Tattoo, visual art intersect at Electric Haze Art Showcase

The idea for Panduh Productions’ April Art Showcase, which will fill Electric Haze with crowds and music on April 5, began long before promoter Emma Clardy began working on events in Worcester.

Clardy used to sit behind the front desk of a local tattoo studio, making sure appointments were kept and running the shop’s social media accounts, and it was there she fell in love with the art of tattooing and the styles that developed once the medium became popular in the West.

Now, Clardy is bringing that love to Panduh Productions’ monthly First Friday art show, which will feature paintings in the American traditional tattoo art style by tattooers Bryant Setzler, Worcester native Luke Therien and Annelise Collins.

“I loved old-school flash books, learning about old machines, all that. Getting to share that love of history and tradition with someone was the reason I wanted to showcase these folks,” Clardy said.

Tattoo you

The American traditional tattoo style derives from the tattoos that sailors gave each other in the early 20th century to mark milestones and symbolize aspects of life at sea.

The thick lines and solid colors of those tattoos serve two purposes: to make it clear what the tattoo represents and to make sure the tattoo ages well as it heals and as its owner’s skin changes over the years.

“I’ve always been drawn to the timelessness of trad tattooing,” Clardy said.

Panduh Productions, run by Worcester promoter Chris Michelotti, has brought paintings by a number of local tattoo artists to the Electric Haze walls, including a 2022 show featuring Therien’s work.

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However, the April 5 showcase will look at the intersection of tattoo art and traditional visual art from a new angle — in fact, from three new angles.

Michelotti said previous Panduh artist showcases have been more about individual artists’ work, but Clardy brought in the idea of “centering a show on a select style and showcasing different approaches to it.”

Those three approaches all vary. According to Clardy, Setzler’s work is most in line with the traditional tattoos of old, while Therien puts a more modern spin on the style and Collins uses it as a jumping-off point for a wide variety of art.

“I wanted to set up the show so it went from most old-school, Bryant (Setzler), to newest, Annelise (Collins), so the folks who attend the show will be walked through the evolution of traditional tattooing,” Clardy said.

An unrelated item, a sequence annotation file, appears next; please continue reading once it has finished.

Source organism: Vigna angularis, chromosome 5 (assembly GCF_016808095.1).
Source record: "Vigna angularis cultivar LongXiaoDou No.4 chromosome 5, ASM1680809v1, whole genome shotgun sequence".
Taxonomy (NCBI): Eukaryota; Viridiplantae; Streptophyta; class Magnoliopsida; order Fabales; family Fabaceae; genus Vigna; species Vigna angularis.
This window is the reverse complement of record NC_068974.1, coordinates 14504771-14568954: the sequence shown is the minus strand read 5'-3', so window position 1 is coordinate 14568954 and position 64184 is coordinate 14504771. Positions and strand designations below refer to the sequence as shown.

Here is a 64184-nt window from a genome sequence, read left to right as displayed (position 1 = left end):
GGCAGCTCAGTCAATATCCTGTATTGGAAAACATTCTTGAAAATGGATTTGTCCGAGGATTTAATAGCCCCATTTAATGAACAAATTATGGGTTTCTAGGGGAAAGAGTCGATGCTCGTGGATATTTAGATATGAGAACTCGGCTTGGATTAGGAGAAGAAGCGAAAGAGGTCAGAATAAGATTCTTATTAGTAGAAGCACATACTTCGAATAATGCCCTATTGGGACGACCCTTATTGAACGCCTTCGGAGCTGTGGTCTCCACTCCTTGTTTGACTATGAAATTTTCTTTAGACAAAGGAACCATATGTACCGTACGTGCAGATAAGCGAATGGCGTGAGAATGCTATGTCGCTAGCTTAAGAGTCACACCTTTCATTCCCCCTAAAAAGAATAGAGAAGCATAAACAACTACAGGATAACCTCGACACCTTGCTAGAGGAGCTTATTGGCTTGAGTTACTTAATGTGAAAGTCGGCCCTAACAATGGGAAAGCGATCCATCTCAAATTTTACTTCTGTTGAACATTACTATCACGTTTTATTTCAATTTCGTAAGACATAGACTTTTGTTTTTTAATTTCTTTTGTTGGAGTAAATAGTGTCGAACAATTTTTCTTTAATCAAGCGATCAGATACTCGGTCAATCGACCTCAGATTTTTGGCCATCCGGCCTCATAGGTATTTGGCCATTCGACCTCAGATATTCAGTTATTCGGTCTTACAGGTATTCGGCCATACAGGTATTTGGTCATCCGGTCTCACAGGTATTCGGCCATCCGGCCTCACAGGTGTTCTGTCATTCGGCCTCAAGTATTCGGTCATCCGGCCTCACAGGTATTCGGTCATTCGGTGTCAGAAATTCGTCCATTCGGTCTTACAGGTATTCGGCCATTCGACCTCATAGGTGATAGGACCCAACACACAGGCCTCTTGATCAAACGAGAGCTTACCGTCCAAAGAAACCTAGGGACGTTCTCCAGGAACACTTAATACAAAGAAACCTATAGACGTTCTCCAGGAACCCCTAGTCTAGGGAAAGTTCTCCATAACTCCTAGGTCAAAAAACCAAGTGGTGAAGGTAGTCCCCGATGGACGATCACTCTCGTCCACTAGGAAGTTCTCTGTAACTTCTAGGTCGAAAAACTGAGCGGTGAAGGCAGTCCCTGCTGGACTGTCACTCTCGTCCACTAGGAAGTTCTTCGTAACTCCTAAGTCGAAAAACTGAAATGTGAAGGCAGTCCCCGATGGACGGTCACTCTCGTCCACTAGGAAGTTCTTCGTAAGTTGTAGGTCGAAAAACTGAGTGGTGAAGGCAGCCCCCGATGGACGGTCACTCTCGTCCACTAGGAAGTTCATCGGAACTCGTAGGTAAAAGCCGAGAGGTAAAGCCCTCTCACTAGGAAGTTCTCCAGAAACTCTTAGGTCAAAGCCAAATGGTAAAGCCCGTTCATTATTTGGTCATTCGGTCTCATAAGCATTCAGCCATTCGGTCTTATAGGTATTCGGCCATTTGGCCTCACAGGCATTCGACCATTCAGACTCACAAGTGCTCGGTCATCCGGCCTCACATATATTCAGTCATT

Collins’ online tattoo portfolio is full of bright sci-fi- and fantasy-inspired art that still fits within the bold lines of American traditional, and she said as an artist who gravitates toward subjects that were not yet in the public imagination when the style first developed, traditional tattooing felt like more of a starting point than a set of rules.

“There are certain ways that you draw particular subjects, and it can feel a little more limiting,” Collins said. “A lot of the traditional-style imagery is cool and applied well, but I like to look at the imagery and then do it my own way, scramble it up and not do it as rigid as it can sometimes be.”

‘It’s good to flex the painting muscle’

Clardy said she was drawn to the differences in style between the three artists whose paintings will decorate the Electric Haze walls throughout April, as well as the creativity that can often come from working under constraints.

“There are specific rules about colors, needle sizes, et cetera that go into making a truly traditional tattoo,” Clardy said. “I love that, and I also love the splashes of modernity that are coming into traditional tattoos as time goes on.”

The show is also distinctly Central New England, as Setzler tattoos at Aftermath Tattoo in Vernon, Connecticut, Therien is an artist at Black Rose Tattoo in Hudson, and Collins works out of Refuge Tattoos in Hartford, Connecticut.

Collins said as a painter, she had previously had work on display in galleries, but since she learned to tattoo.

“I did a couple shows pre-tattooing where it was definitely inspired by tattoo flash, but it wasn’t as focused as my stuff might be now,” Collins said. “It’s good to flex the painting muscle a bit because I used to paint a lot before tattooing. I think it’s a good opportunity to have a push to do it and not just design for the appointments I have coming up. I can paint whatever I want.”

The April Art Showcase will take place 7 p.m. April 5 at Electric Haze, 26 Millbury St., Worcester. There will be a $5 cover charge at the door. The night will also feature live music from Lauren Baker and DJ MXXL.

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